The bonds that can lose your money!

I mentioned in an earlier article, published Feb. 24th, that even bonds and bond ETF’s are at risk in the current environment; primarily due to a phenomenon know as a widening of credit spreads.  This is happening in a big way now.  Compare to the original graph of   Baa Corporate bond spreads (the bond yield minus the Treasury bond yield) immediately below, to the tail end of the graph below that which is current.  Note how spreads have widened dramatically.

Moody’s Baa Corporate Bond Spreads Feb. 24, 2020

fredgraph (1)

Moody’s Corporate Bond Spreads March 17, 2020

Corp Bond Spreads Mar17-2020

What does this mean?  This means that corporate bonds held in pension fund, insurance company, bank portfolios, and ETF’s are losing money for investors.  The higher proportion of corporate bonds, the worse it is.  What might be considered a ‘safe’ strategy is being compromised by the arithmetic of bond pricing and credit ratings.

I had no predilection it would happen so quickly.  Here is a quote from my previous (prescient) article:

What might cause spreads to widen?  I’ve mention higher inflation expectations (and we’re seeing signs of rising inflation) but also deteriorating economic conditions (see previous articles) can be the culprit.  Different  portfolios of bonds (ETF’s, mutual funds, pension funds) have more or less invested in more credit-worthy government securities than others.  WHY?  Because if the manager wants to have a higher yield (to attract your money) then he must lower the quality of the bonds he holds in the fund.  This is why it makes sense to actually read the FAQ sheets and commentaries of the the funds you own.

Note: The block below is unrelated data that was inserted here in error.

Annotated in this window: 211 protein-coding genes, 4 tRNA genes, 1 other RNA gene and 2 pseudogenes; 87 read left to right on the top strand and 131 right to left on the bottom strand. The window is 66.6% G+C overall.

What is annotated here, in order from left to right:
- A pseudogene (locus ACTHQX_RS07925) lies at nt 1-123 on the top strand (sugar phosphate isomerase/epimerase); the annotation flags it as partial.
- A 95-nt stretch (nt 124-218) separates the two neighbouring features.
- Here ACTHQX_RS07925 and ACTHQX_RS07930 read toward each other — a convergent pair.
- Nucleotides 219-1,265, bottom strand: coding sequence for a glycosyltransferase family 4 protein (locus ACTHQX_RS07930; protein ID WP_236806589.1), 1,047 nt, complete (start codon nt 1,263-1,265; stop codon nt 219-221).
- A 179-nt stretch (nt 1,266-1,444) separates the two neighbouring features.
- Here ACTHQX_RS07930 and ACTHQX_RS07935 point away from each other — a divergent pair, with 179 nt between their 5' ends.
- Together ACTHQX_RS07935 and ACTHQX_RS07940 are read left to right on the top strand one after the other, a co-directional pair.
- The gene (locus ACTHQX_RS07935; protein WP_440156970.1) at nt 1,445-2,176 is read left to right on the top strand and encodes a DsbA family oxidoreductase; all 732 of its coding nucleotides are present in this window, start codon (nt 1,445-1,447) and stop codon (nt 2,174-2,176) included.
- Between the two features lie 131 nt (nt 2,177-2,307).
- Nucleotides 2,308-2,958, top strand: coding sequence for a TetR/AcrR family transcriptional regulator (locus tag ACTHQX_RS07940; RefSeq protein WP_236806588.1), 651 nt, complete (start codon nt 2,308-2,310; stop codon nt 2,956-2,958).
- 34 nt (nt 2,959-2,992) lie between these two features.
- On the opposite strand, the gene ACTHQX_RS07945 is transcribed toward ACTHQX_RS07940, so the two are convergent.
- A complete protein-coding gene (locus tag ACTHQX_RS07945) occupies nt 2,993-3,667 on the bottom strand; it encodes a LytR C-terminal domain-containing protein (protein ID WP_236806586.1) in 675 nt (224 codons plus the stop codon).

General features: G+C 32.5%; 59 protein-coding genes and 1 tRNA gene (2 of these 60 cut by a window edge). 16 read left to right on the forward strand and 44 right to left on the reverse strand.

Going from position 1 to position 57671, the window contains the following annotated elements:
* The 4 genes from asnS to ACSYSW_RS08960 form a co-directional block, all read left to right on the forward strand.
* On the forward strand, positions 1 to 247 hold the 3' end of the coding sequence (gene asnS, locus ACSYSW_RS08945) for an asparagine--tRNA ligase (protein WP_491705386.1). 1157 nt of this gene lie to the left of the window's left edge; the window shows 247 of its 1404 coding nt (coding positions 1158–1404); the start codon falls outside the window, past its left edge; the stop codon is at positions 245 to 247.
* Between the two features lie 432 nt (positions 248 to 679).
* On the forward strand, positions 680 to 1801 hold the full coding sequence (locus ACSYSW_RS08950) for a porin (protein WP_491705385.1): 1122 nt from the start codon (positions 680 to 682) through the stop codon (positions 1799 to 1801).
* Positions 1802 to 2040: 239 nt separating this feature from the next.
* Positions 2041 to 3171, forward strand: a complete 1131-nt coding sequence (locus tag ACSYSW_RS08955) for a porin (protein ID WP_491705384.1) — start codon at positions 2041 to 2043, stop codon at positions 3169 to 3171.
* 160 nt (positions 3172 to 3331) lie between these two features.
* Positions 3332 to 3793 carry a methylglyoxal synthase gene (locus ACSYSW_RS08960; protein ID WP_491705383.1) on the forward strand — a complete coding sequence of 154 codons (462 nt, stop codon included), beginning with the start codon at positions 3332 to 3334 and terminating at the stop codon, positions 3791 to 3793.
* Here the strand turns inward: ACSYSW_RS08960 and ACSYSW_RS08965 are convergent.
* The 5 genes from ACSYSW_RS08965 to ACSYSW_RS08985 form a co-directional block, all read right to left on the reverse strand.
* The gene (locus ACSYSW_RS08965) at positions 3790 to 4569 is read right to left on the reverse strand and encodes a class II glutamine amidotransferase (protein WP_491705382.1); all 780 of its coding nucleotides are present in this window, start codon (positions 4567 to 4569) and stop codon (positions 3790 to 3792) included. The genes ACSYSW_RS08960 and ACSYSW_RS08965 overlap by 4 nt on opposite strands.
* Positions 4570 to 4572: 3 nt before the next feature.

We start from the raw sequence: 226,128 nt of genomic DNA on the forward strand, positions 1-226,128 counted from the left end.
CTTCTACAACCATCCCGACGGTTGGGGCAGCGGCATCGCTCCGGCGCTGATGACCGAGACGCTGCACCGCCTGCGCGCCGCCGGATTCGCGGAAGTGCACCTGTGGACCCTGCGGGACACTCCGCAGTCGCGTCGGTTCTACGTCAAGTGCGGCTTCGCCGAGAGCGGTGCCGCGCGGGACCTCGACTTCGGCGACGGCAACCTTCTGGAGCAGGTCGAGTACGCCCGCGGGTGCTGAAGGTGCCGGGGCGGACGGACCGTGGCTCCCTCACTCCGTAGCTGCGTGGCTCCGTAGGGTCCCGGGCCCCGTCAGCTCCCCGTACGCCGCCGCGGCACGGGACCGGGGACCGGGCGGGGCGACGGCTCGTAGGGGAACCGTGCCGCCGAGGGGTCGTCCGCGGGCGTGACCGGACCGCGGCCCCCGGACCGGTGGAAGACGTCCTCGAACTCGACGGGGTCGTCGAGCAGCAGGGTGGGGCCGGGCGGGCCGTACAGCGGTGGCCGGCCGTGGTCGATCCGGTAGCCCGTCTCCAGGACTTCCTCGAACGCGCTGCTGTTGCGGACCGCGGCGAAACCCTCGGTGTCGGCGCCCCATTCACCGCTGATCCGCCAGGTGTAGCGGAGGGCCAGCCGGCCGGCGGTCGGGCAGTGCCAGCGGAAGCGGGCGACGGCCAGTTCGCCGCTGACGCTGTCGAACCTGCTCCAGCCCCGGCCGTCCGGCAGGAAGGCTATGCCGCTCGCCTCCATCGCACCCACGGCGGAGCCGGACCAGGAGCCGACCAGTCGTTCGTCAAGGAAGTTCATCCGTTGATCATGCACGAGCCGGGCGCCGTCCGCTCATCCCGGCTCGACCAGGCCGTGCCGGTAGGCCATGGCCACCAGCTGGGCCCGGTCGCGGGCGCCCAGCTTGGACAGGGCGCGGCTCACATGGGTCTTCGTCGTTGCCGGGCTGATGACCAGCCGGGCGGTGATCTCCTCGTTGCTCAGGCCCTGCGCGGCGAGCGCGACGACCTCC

credit-spread3To see how damaging the widening of spreads has been so far (and it will likely continue to get worse) I’ve included the price performance of the same two index funds I discussed in the Feb. 24th article.  The below compares the higher quality (more government bonds and highest quality corporates) BND bond index to the SPDR short term high yield index invested heavily in junk grade corporate bonds.

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About Mal Spooner

Malvin Spooner is a veteran money manager, former CEO of award-winning investment fund management boutique he founded. He authored A Maverick Investor's Guidebook which blends his experience touring across the heartland in the United States with valuable investing tips and stories. He has been quoted and published for many years in business journals, newspapers and has been featured on many television programs over his career. An avid motorcycle enthusiast, and known across Canada as a part-time musician performing rock ‘n’ roll for charity, Mal is known for his candour and non-traditional (‘maverick’) thinking when discussing financial markets. His previous book published by Insomniac Press — Resources Rock: How to Invest in the Next Global Boom in Natural Resources which he authored with Pamela Clark — predicted the resources boom back in early 2004.
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